May 16

Mark These “Defence Exhibits A & B”

READ: John 2:1-25

And on the third day there was a wedding in Cana of Galilee, and the mother of Jesus was there. (2) And both Jesus and his disciples were invited. (3) And when the wine had run out, Jesus’ mother said to him, “They have no wine.” (4) And Jesus said to her, “What is it to me and you, woman? My hour has not yet come.” (5) His mother said to the servants, “Whatever he might say to you, do.” (6) And there were lying there six stone water jars, according to the purification of the Jews, each holding two or three measures. (7) Jesus said to them, “Fill the water jars with water.” And they filled them to the top. (8) And he said to them, “Now draw and bring it to the president of the banquet.” And they brought it. (9) But when the president of the banquet tasted the water, which had become wine, and he did not know from where it was (but the servants who had drawn the water knew), the president of the banquet called the bridegroom (10) and said to him, “Every person first puts out the good wine, and whenever they are made drunk, the inferior. You have kept the good wine until now.” (11) Jesus did this beginning of the signs in Cana of Galilee and he revealed his glory and his disciples believed in him.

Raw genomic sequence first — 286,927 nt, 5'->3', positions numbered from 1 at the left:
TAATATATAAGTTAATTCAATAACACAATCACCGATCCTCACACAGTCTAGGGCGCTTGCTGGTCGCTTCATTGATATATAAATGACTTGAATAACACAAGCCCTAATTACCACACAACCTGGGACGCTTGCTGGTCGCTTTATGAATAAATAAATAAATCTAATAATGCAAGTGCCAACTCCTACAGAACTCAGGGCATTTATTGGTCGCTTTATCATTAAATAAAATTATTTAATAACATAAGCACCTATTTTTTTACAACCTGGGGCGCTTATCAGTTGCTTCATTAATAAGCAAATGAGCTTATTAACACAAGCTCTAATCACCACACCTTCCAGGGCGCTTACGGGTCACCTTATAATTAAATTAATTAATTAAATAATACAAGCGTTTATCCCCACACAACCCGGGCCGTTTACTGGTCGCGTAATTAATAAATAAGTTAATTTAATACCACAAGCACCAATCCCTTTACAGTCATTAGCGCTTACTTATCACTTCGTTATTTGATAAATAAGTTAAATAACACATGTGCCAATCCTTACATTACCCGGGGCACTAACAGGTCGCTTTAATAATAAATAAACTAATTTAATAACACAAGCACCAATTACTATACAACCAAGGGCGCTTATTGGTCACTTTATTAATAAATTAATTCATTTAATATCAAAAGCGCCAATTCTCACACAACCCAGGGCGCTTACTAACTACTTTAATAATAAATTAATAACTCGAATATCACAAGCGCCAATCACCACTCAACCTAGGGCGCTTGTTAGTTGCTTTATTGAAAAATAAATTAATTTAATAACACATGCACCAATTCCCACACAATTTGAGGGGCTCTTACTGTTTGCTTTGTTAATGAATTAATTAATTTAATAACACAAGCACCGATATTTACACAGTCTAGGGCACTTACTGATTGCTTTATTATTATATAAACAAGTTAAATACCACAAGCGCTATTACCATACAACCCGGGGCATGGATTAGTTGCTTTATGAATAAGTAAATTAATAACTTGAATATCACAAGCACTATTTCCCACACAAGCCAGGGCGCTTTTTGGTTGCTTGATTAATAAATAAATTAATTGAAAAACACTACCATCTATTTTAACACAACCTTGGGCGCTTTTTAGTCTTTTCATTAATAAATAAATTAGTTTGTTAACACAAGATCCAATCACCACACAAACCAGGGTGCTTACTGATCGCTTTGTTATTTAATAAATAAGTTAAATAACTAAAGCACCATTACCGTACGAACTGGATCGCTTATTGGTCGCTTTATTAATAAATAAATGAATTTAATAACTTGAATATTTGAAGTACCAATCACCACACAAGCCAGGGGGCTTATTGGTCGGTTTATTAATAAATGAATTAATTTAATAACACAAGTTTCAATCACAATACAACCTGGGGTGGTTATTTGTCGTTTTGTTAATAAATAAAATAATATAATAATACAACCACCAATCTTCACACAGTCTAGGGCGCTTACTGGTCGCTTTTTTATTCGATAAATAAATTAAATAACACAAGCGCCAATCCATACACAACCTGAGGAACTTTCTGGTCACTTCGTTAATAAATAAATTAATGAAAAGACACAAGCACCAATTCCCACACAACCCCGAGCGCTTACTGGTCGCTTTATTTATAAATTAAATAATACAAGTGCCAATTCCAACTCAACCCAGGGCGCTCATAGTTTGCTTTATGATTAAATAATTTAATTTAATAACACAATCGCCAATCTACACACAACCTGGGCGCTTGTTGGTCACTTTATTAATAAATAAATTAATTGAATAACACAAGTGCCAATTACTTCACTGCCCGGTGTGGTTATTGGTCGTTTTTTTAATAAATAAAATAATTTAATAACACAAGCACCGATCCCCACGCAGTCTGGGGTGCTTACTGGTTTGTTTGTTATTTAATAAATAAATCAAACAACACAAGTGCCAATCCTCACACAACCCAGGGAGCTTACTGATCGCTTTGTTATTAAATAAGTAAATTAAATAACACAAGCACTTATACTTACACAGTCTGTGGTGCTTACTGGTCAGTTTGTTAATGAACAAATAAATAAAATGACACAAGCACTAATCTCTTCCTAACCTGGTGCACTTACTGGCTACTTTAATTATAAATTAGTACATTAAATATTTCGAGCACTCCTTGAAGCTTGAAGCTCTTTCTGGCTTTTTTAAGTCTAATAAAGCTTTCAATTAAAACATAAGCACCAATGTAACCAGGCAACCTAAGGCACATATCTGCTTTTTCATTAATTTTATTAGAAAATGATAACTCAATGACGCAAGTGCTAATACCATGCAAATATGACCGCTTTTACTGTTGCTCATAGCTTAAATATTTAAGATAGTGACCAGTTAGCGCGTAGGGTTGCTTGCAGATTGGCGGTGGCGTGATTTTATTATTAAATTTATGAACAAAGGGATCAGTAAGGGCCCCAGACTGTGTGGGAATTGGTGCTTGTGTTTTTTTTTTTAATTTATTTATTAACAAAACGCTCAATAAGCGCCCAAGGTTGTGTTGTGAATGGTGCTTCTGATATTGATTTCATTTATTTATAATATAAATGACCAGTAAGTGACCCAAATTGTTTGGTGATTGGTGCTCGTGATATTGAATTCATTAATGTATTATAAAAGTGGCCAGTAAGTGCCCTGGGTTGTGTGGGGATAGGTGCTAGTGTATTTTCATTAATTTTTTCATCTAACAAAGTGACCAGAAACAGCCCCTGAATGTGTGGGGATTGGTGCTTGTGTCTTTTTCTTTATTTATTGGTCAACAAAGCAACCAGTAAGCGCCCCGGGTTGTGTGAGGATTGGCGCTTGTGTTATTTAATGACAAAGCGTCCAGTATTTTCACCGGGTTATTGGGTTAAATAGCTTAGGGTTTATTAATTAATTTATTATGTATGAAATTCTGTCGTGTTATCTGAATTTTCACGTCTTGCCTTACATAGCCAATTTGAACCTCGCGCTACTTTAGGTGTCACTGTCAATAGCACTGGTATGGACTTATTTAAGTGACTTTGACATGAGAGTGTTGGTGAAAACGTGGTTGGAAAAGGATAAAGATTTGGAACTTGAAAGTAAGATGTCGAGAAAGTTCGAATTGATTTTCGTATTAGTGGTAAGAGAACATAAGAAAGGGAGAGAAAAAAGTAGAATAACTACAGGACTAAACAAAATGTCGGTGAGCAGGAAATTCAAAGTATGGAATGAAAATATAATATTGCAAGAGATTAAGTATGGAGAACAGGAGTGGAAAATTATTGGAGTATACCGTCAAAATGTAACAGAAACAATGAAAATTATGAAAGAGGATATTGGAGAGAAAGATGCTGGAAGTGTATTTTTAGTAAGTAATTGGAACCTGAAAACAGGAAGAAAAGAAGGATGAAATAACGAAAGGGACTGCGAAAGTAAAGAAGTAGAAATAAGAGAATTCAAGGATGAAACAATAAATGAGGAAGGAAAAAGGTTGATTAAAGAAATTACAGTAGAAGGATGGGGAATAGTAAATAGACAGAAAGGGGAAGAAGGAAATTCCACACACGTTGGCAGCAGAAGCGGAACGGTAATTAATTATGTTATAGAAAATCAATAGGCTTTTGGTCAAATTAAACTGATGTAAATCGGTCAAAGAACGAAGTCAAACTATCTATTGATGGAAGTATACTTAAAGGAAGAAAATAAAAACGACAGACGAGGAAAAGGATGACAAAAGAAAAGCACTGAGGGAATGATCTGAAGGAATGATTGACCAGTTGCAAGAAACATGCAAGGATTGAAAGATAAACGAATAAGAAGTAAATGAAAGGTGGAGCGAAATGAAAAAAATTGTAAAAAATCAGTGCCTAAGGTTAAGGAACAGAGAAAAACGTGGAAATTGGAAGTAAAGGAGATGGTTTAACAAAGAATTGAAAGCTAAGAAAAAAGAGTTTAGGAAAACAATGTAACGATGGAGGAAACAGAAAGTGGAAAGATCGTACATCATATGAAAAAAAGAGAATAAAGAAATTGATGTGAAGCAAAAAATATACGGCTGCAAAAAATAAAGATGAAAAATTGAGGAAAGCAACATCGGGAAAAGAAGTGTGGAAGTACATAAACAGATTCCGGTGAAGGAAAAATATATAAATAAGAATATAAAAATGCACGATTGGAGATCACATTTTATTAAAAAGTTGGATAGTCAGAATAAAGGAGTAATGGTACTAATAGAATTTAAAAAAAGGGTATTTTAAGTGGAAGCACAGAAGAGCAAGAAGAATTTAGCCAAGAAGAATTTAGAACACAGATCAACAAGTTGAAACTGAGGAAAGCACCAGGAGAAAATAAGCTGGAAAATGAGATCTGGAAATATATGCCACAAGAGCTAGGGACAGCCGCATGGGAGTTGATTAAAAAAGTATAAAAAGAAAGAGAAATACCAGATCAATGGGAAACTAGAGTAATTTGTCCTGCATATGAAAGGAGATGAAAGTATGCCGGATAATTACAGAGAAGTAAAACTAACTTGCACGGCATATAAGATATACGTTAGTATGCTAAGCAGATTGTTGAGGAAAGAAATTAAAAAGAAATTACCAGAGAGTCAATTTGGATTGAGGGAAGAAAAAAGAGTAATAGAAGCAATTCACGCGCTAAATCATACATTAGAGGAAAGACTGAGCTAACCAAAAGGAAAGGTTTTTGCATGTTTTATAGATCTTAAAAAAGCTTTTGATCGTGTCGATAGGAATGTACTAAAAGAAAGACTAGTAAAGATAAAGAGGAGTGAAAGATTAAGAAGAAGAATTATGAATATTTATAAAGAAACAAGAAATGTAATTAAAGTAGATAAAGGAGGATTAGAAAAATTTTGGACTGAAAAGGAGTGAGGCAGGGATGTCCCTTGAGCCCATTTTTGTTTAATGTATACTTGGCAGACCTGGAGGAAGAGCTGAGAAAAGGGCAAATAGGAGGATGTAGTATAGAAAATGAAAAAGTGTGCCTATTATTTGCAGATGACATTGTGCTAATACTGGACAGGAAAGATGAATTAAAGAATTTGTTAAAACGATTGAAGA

(12) After this, he himself went down to Capernaum and his mother and his brothers and his disciples, and there he stayed not many days.

(13) And it was near the Passover of the Jews, and Jesus went up to Jerusalem. (14) And he found in the temple those who sold oxen and sheep and doves and the money-changers sitting, (15) and he made a whip out of cords and he drove everyone out of the temple, both the sheep and the oxen, and he poured out the coins of the money-changers and he turned over their tables, (16) and to those selling the doves he said, “Take these from here; do not make the house of my Father a house of merchandise. (17) His disciples were reminded that it has been written, “The zeal for your house will consume me.” (18) Therefore, the Jews replied and said to him, “What sign do you show to us, because you do these things?” (19) Jesus replied and said to them, “Destroy this temple and in three days I will raise it.” (20) So the Jews said, “This temple has been under construction for 46 years, and you will raise it in three days?” (21) But he was speaking about the temple of his body. (22) So when he was raised from the dead, the disciples were reminded of him that he said this, and they believed the scripture and the word that Jesus spoke.

(23) But when he was in Jerusalem during the Passover festival, many believed in his name, seeing his signs that he did. (24) But Jesus himself did not entrust himself to them because he knew all people, (25) and because he had no need for anyone to testify concerning a person; for he himself knew what was in a person.